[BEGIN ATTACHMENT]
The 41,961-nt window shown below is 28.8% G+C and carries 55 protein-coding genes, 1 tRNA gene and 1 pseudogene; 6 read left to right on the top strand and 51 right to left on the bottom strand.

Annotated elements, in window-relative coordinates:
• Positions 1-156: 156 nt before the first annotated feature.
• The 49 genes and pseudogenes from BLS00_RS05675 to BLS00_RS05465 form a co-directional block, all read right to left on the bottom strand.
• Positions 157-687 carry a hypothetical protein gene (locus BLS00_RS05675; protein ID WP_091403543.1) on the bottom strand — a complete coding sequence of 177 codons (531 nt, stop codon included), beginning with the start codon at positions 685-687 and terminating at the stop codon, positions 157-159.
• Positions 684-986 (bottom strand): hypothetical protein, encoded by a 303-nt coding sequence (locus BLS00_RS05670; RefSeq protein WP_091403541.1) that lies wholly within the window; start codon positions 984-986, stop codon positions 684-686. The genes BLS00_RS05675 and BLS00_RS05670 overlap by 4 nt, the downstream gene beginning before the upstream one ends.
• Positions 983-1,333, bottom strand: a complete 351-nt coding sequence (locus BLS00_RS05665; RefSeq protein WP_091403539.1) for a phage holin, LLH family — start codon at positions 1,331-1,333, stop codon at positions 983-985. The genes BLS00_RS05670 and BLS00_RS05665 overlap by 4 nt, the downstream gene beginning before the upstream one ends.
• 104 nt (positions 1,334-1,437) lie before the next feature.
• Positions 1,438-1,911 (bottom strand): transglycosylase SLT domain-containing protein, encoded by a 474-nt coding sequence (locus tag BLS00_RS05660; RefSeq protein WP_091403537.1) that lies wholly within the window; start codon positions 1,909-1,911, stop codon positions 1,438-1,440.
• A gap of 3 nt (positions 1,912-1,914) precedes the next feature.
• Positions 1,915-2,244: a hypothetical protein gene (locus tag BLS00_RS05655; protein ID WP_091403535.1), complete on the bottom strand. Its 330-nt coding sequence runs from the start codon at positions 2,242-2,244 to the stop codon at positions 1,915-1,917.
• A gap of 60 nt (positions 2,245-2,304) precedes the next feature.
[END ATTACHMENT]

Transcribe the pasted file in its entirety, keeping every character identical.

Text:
The 41,961-nt window shown below is 28.8% G+C and carries 55 protein-coding genes, 1 tRNA gene and 1 pseudogene; 6 read left to right on the top strand and 51 right to left on the bottom strand.

Annotated elements, in window-relative coordinates:
• Positions 1-156: 156 nt before the first annotated feature.
• The 49 genes and pseudogenes from BLS00_RS05675 to BLS00_RS05465 form a co-directional block, all read right to left on the bottom strand.
• Positions 157-687 carry a hypothetical protein gene (locus BLS00_RS05675; protein ID WP_091403543.1) on the bottom strand — a complete coding sequence of 177 codons (531 nt, stop codon included), beginning with the start codon at positions 685-687 and terminating at the stop codon, positions 157-159.
• Positions 684-986 (bottom strand): hypothetical protein, encoded by a 303-nt coding sequence (locus BLS00_RS05670; RefSeq protein WP_091403541.1) that lies wholly within the window; start codon positions 984-986, stop codon positions 684-686. The genes BLS00_RS05675 and BLS00_RS05670 overlap by 4 nt, the downstream gene beginning before the upstream one ends.
• Positions 983-1,333, bottom strand: a complete 351-nt coding sequence (locus BLS00_RS05665; RefSeq protein WP_091403539.1) for a phage holin, LLH family — start codon at positions 1,331-1,333, stop codon at positions 983-985. The genes BLS00_RS05670 and BLS00_RS05665 overlap by 4 nt, the downstream gene beginning before the upstream one ends.
• 104 nt (positions 1,334-1,437) lie before the next feature.
• Positions 1,438-1,911 (bottom strand): transglycosylase SLT domain-containing protein, encoded by a 474-nt coding sequence (locus tag BLS00_RS05660; RefSeq protein WP_091403537.1) that lies wholly within the window; start codon positions 1,909-1,911, stop codon positions 1,438-1,440.
• A gap of 3 nt (positions 1,912-1,914) precedes the next feature.
• Positions 1,915-2,244: a hypothetical protein gene (locus tag BLS00_RS05655; protein ID WP_091403535.1), complete on the bottom strand. Its 330-nt coding sequence runs from the start codon at positions 2,242-2,244 to the stop codon at positions 1,915-1,917.
• A gap of 60 nt (positions 2,245-2,304) precedes the next feature.